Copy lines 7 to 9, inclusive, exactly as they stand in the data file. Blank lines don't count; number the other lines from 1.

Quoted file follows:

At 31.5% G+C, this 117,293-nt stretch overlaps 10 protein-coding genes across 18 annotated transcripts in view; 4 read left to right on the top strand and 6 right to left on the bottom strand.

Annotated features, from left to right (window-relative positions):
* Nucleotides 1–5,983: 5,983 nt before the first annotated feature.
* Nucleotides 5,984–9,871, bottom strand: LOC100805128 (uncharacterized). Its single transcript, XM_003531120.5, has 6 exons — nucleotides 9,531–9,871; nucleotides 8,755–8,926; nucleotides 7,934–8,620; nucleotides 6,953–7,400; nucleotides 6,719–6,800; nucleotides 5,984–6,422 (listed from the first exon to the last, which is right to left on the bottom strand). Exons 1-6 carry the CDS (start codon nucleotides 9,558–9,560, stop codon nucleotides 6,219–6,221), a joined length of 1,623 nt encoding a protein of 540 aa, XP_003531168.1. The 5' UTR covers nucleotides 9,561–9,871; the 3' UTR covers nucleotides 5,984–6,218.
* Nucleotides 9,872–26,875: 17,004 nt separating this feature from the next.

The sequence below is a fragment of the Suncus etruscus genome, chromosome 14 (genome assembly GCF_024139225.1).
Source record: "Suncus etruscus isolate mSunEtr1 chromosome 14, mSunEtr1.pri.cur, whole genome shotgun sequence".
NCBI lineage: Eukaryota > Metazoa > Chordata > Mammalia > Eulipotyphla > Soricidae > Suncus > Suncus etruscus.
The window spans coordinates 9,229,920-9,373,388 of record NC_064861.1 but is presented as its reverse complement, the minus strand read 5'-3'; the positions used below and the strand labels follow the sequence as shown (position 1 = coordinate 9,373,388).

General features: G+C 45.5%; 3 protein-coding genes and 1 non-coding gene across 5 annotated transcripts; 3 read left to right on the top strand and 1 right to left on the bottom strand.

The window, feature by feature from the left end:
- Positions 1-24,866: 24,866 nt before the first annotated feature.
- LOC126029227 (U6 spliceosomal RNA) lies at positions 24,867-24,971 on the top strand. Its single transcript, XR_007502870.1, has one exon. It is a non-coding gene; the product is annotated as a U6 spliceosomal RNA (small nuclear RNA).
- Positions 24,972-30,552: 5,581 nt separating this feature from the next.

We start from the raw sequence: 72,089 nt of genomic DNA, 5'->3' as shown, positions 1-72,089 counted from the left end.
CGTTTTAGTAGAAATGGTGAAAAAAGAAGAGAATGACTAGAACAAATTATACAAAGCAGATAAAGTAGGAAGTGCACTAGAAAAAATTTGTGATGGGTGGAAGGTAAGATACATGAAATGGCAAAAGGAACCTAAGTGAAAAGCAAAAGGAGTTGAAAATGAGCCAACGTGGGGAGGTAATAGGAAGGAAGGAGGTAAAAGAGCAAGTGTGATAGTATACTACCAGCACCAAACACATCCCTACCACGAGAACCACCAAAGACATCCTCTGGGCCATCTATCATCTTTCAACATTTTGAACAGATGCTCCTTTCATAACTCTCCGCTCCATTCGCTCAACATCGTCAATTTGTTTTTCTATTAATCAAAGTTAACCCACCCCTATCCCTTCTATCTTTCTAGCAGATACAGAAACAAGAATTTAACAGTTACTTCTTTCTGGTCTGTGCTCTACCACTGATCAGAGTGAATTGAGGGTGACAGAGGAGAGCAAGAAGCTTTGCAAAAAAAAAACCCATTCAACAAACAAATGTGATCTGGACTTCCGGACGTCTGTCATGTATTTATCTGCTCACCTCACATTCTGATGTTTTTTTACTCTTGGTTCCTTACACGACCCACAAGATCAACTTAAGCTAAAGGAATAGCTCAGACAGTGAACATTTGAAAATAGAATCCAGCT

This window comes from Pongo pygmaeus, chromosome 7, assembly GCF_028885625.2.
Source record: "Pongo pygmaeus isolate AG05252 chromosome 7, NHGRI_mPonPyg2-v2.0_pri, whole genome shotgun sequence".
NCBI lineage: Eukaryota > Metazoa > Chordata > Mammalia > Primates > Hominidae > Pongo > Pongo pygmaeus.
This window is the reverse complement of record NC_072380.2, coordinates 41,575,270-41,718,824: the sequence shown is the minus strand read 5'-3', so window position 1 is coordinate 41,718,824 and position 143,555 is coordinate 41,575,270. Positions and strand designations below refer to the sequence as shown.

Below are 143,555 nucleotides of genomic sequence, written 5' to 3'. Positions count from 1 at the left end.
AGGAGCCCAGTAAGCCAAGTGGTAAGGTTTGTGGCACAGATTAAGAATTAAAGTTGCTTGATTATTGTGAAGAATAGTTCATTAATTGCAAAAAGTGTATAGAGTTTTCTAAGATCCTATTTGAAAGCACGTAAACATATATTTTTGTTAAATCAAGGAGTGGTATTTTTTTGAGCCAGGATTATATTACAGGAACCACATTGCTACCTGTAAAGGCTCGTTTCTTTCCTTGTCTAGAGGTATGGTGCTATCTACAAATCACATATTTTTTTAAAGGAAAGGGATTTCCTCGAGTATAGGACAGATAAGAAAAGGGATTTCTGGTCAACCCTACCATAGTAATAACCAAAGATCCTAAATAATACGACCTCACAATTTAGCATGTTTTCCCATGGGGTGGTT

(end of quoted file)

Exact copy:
Source record: "Suncus etruscus isolate mSunEtr1 chromosome 14, mSunEtr1.pri.cur, whole genome shotgun sequence".
NCBI lineage: Eukaryota > Metazoa > Chordata > Mammalia > Eulipotyphla > Soricidae > Suncus > Suncus etruscus.
The window spans coordinates 9,229,920-9,373,388 of record NC_064861.1 but is presented as its reverse complement, the minus strand read 5'-3'; the positions used below and the strand labels follow the sequence as shown (position 1 = coordinate 9,373,388).